How to export a GPG private key and public key to a file
I have generated keys using GPG, by executing the following command
Now I need to export the key pair to a file;
i.e., private and public keys to
How do I do it?
Export Public Key
This command will export an ascii armored version of the public key:
gpg --output public.pgp --armor --export username@email
Export Secret Key
This command will export an ascii armored version of the secret key:
gpg --output private.pgp --armor --export-secret-key username@email
Security Concerns, Backup, and Storage
A PGP public key contains information about one’s email address. This is generally acceptable since the public key is used to encrypt email to your address. However, in some cases, this is undesirable.
For most use cases, the secret key need not be exported and should not be distributed. If the purpose is to create a backup key, you should use the backup option:
gpg --output backupkeys.pgp --armor --export-secret-keys --export-options export-backup user@email
This will export all necessary information to restore the secrets keys including the trust database information. Make sure you store any backup secret keys off the computing platform and in a secure physical location.
If this key is important to you, I recommend printing out the key on paper using paperkey. And placing the paper key in a fireproof/waterproof safe.
Public Key Servers
In general, it’s not advisable to post personal public keys to key servers. There is no method of removing a key once it’s posted and there is no method of ensuring that the key on the server was placed there by the supposed owner of the key.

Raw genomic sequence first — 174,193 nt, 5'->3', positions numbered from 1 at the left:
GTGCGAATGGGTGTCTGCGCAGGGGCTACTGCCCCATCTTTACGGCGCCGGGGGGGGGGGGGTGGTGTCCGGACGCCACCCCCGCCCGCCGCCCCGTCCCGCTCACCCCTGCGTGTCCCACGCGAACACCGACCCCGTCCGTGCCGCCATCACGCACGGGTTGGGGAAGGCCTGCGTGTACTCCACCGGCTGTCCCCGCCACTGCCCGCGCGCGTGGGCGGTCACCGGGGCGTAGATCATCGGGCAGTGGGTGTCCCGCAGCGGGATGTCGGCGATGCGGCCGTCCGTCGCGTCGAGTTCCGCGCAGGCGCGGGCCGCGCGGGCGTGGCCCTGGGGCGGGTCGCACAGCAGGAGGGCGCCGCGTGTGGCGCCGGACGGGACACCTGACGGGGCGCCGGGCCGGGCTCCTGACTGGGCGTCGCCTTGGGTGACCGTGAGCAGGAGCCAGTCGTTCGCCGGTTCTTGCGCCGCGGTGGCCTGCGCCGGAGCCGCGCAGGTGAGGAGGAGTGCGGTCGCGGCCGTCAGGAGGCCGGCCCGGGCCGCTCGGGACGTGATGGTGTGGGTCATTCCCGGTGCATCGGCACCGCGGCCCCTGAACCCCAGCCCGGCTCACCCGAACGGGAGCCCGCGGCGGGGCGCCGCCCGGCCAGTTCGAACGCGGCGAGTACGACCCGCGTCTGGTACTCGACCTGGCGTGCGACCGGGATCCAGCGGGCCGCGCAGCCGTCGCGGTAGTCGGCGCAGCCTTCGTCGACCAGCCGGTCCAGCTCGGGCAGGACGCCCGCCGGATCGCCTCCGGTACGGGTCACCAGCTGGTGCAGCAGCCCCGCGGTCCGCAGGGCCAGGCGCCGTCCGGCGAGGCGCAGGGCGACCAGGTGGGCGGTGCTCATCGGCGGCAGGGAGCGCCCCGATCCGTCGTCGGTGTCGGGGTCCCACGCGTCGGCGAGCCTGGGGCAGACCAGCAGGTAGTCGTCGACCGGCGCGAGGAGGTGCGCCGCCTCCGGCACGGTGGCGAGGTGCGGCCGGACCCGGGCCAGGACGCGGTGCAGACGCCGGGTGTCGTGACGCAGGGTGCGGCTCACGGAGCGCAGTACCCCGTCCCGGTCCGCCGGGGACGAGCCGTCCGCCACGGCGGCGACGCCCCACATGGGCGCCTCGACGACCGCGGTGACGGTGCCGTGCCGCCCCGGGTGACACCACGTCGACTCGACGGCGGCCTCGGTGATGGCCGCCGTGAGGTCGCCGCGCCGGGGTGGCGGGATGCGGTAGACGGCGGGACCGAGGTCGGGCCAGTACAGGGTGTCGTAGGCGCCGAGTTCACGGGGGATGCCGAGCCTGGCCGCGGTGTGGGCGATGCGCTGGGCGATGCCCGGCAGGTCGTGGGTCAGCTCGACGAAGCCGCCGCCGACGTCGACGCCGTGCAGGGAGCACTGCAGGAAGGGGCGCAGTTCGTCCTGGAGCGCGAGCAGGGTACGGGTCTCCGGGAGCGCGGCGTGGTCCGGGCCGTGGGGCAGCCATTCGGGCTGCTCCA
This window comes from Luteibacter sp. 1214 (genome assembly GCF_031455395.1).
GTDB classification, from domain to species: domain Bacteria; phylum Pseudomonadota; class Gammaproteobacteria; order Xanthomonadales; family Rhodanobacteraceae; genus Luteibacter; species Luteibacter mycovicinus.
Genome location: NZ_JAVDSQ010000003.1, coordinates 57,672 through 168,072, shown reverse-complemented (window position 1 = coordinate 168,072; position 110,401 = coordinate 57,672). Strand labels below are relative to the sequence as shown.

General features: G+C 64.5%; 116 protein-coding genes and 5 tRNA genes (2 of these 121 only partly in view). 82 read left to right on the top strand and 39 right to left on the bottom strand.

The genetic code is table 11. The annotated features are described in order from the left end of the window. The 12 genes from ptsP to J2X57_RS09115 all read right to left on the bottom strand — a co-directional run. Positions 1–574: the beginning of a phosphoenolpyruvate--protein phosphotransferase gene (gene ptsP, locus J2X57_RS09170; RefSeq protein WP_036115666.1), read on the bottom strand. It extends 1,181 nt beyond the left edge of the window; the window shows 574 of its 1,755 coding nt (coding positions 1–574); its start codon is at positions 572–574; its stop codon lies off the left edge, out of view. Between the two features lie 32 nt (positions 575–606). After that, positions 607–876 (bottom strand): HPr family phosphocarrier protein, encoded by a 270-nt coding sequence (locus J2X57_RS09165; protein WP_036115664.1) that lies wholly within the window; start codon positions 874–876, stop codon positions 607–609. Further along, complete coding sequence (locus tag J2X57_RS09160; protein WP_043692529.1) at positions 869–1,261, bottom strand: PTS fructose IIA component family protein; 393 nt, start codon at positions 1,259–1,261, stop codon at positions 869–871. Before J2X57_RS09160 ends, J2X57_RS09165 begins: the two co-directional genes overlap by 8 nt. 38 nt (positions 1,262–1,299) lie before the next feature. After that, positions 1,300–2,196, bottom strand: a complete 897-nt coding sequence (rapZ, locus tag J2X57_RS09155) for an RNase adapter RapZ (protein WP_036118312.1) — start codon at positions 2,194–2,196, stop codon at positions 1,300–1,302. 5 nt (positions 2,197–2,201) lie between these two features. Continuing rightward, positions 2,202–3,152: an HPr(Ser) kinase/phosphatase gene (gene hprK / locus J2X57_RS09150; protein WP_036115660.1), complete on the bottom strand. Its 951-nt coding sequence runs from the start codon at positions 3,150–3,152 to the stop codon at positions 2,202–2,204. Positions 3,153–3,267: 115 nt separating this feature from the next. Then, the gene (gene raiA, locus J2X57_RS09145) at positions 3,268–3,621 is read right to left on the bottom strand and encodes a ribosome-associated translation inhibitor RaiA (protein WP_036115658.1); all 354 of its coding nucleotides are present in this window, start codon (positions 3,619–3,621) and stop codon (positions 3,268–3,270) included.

It is much better to place your public key on a website that you own or control. Some people recommend keybase.io for distribution. However, that method tracks participation in various social and technical communities which may not be desirable for some use cases.
For the technically adept, I personally recommend trying out the webkey domain level key discovery service.
- List the keys you have:
- Export the key:
gpg -o ~/my-key.asc --export-secret-key name
- Copy it on another machine;
- Import the key:
gpg --import my-key.asc
“GnuPG (aka PGP/GPG)”
View all keys:
Export public key:
gpg --export -a --output [path-to-public-key].asc [email-address]
Export secret key:
gpg -a --export-secret-keys > [path-to-secret-key].asc
export SOMEKEYID public key to an
gpg --output public.pgp --export SOMEKEYID
When working with secret keys it’s generally preferable not to write them to files and, instead, use SSH to copy them directly between machines using only
gpg and a pipe:
gpg --export-secret-key SOMEKEYID | ssh othermachine gpg --import
If you must, however, output your secret key to a file please make sure it’s encrypted. Here’s how to accomplish that using AES encryption using the Dark Otter approach:
gpg --output public.gpg --export SOMEKEYID && gpg --output - --export-secret-key SOMEKEYID | cat public.gpg - | gpg --armor --output keys.asc --symmetric --cipher-algo AES256
The last approach is ideal if you want to create a physical back-up of your public and private keys to safeguard against a disk failure when no other way exists to regain access to your keys.
Note: If you only have a copy of your private key but not your public key it is possible to recovery your public key by reimporting the private key, trusting it, and then re-exporting.
See Moving GPG Keys Privately for additional considerations.